• Secondly, the process of commissioning this report has underscored the importance of an inquiries law. Jersey Law does not currently provide for public inquiries and investigations have to date been commissioned either by the States Assembly or, in this case, by the Chief Minister. The Government undertook a consultation on the proposed Public Inquiries Law in 2021 and proposals are in hand to bring to the States Assembly later this year. The overall delay being due to the impact of the pandemic. The proposed new law must provide a more robust framework for the set up and delivery of independent public inquiries, including matters related to management of data and financial spend. It will also be important to ensure that future inquiries are furnished with the appropriate resources and powers that they may require, and also that there is scope to ensure that small scale inquiries can be easily and quickly implemented.
  • Thirdly, this report has highlighted the important role the Government must play in acting as an honest broker. The Government clearly has a duty, in any mediation to endeavour to act impartially and professionally when arbitrating disputes and ensure that it cannot be accused of failing to act on such an impartial basis at any point in the future. This must be to ensure that all parties in a dispute can have confidence in Government to act independently, and without bias. Given the lack of submissions from some of the relevant figures at the time, it is difficult to make a specific suggestion as to what should have been done. However, future Councils of Ministers should take steps to ensure that the Government acts with appropriate impartiality if called to mediate in future disputes. This needs to be a mindset amongst both politicians and officials from the very start, and should cover all aspects, including any undertakings given / promises made; the use of venues for meetings etc etc. Similarly, it is essential that anyone tasked with an investigation, such as this preliminary report, be objective, impartial and has no conflicts of interest. This is especially important in a small Island community such as Jersey and our neighbouring Islands. Sometimes it will not be sufficient in what is likely to be a small community even within the Channel Islands as a whole, to bring in someone from another Island to investigate and report. Officials should expressly consider whether this is sufficiently impartial, and should also take account of who commissions a report, again from the perspective of being seen to be without bias. I believe that Sir David has demonstrated these qualities throughout his report focusing on the available evidence provided to him and not on preconceptions.
  • Fourthly, in the course of considering this preliminary report, it has struck me that the regulatory arrangements surrounding maritime search and rescue could merit further review. Specifically, at face value, the Air and Sea Ports (Incorporation) (Jersey) Law 2015 appears ambiguous over the powers afforded to Ports of Jersey with regards to the regulation of maritime search and rescue. Article 6(1)a of the Law refers to POJ’s responsibility over ‘co-ordinating’ but does not, at first glance, seem to explicitly reference ‘regulating’ maritime search and rescue activities : “(a) co-ordinating, or providing resources for co-ordinating, maritime search and rescue within the Jersey Search and Rescue Region;”I would suggest that this should be reviewed and, if necessary, the law revised to clearly demarcate the authority provided to Ports of Jersey. Furthermore, it may be appropriate for the responsible Minister to consider the practicability of Ports of Jersey maintaining both a regulatory and operational function. From the perspective of what is known as ‘segregation of duties’ I do not see how one body can perform both operational and regulatory functions. It could potentially mean that a body is in essence ‘marking its own homework’. This is, I should stress, an initial observation, and could be subject to change, but it is of sufficient importance that I believe it does warrant the attention of the next Minister. I would suggest that such a review is conducted across the relevant Arm’s Length Organisations where incorporated bodies hold similar overlapping responsibilities.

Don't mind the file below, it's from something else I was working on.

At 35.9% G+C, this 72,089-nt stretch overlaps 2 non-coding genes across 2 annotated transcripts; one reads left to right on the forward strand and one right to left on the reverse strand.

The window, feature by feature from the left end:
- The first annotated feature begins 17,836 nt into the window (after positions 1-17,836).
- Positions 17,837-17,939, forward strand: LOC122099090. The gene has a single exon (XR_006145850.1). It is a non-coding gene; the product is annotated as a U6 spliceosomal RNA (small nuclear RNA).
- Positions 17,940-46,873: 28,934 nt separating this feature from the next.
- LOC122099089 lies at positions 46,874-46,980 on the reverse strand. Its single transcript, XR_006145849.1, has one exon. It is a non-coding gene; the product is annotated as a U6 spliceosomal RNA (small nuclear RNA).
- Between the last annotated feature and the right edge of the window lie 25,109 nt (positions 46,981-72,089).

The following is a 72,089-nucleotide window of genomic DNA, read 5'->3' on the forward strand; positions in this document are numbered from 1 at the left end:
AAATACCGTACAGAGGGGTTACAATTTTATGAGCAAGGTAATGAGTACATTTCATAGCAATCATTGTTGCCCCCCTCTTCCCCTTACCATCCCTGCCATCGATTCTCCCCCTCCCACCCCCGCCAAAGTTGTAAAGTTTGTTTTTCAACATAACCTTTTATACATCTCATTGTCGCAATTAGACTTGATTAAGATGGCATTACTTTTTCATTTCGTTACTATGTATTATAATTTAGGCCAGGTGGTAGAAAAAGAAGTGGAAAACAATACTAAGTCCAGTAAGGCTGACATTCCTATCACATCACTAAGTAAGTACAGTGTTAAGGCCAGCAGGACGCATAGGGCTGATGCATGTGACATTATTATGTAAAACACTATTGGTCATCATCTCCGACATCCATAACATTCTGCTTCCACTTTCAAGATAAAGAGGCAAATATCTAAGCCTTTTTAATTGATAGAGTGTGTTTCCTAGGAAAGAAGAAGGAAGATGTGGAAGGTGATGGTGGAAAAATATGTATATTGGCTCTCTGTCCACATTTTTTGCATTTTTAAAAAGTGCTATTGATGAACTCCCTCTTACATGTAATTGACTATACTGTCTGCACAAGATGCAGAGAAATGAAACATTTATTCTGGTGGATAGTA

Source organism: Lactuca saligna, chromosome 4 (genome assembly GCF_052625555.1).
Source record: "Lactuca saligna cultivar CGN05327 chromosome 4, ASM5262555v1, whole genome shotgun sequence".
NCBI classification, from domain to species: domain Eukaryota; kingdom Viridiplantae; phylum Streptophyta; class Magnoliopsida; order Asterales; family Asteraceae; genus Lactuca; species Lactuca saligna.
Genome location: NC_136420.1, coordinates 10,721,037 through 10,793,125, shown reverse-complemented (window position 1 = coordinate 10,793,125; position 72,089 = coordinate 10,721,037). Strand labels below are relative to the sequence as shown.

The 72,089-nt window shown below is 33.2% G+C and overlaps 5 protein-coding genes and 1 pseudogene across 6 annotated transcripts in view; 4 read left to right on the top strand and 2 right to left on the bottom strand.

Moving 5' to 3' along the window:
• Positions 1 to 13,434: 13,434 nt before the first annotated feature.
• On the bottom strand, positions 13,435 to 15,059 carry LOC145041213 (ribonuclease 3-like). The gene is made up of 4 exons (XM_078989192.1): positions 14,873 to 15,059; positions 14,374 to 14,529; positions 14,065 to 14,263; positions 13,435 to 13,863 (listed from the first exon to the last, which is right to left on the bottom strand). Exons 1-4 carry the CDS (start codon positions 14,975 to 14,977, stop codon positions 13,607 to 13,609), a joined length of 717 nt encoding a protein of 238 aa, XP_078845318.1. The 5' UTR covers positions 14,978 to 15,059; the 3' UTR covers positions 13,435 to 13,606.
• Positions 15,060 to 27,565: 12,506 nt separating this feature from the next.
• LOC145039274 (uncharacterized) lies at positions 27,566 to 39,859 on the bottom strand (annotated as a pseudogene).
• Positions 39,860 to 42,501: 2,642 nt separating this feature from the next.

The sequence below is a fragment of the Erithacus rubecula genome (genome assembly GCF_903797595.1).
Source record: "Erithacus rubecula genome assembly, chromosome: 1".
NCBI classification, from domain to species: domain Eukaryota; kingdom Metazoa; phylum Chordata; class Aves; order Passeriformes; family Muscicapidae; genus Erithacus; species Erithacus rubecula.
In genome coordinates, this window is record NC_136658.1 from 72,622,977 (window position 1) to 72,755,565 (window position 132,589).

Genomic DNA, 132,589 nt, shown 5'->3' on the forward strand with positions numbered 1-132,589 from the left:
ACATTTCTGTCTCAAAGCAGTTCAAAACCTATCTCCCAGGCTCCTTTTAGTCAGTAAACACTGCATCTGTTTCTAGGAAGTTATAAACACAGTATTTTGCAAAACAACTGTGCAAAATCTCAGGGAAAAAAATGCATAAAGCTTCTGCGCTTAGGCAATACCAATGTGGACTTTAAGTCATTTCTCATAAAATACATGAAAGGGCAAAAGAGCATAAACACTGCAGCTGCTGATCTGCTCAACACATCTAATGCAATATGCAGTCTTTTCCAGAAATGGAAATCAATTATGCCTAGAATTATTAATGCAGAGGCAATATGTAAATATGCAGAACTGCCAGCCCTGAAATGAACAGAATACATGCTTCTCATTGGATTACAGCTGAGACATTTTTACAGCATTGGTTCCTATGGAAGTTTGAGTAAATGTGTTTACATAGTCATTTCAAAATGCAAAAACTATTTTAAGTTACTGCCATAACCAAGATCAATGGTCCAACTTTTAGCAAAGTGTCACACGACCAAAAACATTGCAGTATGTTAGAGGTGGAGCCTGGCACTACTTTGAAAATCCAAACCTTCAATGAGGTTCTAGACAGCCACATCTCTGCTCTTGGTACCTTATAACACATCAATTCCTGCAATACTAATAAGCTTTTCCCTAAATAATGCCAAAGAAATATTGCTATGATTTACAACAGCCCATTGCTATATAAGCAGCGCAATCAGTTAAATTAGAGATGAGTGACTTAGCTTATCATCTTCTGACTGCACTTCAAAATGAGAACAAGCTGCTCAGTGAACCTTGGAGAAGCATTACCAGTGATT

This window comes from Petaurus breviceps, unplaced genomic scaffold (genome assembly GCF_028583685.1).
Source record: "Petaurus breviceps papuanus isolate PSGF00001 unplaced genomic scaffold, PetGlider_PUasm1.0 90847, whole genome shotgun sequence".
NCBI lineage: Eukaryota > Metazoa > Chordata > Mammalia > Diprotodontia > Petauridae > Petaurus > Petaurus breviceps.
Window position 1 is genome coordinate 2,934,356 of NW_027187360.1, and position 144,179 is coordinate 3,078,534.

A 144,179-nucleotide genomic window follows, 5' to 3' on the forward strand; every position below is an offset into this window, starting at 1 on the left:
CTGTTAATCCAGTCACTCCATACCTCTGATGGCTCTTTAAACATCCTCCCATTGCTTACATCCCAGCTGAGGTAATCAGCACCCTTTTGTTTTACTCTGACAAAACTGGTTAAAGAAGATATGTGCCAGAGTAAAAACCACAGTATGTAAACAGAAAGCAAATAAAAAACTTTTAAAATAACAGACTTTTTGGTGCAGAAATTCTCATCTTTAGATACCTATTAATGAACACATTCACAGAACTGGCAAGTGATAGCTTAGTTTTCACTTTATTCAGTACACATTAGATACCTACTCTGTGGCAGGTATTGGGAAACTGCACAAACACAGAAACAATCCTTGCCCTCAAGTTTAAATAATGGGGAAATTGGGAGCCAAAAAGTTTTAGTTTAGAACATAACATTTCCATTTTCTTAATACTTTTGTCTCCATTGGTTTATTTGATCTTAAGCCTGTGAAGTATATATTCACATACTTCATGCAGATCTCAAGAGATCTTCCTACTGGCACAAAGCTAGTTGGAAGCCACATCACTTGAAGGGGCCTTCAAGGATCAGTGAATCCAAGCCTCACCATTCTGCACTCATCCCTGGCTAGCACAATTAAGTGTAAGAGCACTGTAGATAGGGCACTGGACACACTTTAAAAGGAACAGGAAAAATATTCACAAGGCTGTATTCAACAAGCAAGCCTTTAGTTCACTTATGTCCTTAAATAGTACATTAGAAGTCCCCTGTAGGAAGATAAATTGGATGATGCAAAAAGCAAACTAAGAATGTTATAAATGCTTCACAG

• Fifthly, as an observation, it does not feel right, that a report can be produced in relation to a complaint about an individual ; that may be used as evidence / rationale in arriving at a decision about that individual ; and that individual does not have some form of right to see the full contents of that report, and to comment thereon.

Final Thoughts

The Report highlights a “Wall of Silence” from Ports of Jersey, and an attitude verging on the abusive. Certainly there are serious deficiencies within an organisation making heavy losses whilst paying generous bonuses.

The less than transparent attitudes of the organisation, its unwillingness to accept criticism, and it’s devious manner of operation should be of serious concern to all Jersey taxpayers. For an organisation that itself needs significant oversight and control to be allowed to operate for so long without any meaningful political oversight is of a major risk to the Island.

The Harbours and Airport are key parts of Jersey Infrastrucure and should be moved to the responsibility of the Infrastructure Minister. Key players in this debacle – Mark Chown, John Mills, and Bill Sadler – have some very serious questions to answer.

Any audit of the Jersey Lifeboat Association assets must in future be carried out by independent bodies as to Coastguard is a co-ordinator, not an auditor. As it currently stands we have been told by Bill Sadler that the JLA must undertake another comprehensive audit by him and his colleagues, and our very existence is in his hands.

When the JLA has previously asked about apparent errors by the Coastguard in a Search and Rescue Mission, we have been met with both a “wall of silence” and “know your place” attitude. We are independently audited by the YDSA Certifying Authority, and this should be sufficient for the Coastguard.